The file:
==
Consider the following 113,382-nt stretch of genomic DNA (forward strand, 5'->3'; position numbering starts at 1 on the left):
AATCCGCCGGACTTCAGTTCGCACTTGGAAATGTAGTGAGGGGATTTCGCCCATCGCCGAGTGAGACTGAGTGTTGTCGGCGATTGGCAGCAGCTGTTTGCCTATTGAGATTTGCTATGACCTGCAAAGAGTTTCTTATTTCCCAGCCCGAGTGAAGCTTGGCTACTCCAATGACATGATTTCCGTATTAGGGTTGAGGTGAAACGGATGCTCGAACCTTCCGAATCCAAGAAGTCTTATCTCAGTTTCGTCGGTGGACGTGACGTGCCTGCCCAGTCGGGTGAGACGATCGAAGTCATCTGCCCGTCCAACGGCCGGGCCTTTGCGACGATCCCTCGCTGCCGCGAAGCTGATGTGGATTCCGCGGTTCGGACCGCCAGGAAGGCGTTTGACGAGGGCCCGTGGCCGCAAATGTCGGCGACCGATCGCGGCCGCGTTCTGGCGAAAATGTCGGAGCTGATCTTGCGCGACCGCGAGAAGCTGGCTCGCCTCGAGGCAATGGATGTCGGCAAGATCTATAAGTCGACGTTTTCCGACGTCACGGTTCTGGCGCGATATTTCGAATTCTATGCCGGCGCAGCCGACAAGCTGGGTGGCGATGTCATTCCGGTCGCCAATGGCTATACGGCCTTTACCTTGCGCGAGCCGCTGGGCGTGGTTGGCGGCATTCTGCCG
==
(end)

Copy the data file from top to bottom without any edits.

Consider the following 113,382-nt stretch of genomic DNA (forward strand, 5'->3'; position numbering starts at 1 on the left):
AATCCGCCGGACTTCAGTTCGCACTTGGAAATGTAGTGAGGGGATTTCGCCCATCGCCGAGTGAGACTGAGTGTTGTCGGCGATTGGCAGCAGCTGTTTGCCTATTGAGATTTGCTATGACCTGCAAAGAGTTTCTTATTTCCCAGCCCGAGTGAAGCTTGGCTACTCCAATGACATGATTTCCGTATTAGGGTTGAGGTGAAACGGATGCTCGAACCTTCCGAATCCAAGAAGTCTTATCTCAGTTTCGTCGGTGGACGTGACGTGCCTGCCCAGTCGGGTGAGACGATCGAAGTCATCTGCCCGTCCAACGGCCGGGCCTTTGCGACGATCCCTCGCTGCCGCGAAGCTGATGTGGATTCCGCGGTTCGGACCGCCAGGAAGGCGTTTGACGAGGGCCCGTGGCCGCAAATGTCGGCGACCGATCGCGGCCGCGTTCTGGCGAAAATGTCGGAGCTGATCTTGCGCGACCGCGAGAAGCTGGCTCGCCTCGAGGCAATGGATGTCGGCAAGATCTATAAGTCGACGTTTTCCGACGTCACGGTTCTGGCGCGATATTTCGAATTCTATGCCGGCGCAGCCGACAAGCTGGGTGGCGATGTCATTCCGGTCGCCAATGGCTATACGGCCTTTACCTTGCGCGAGCCGCTGGGCGTGGTTGGCGGCATTCTGCCG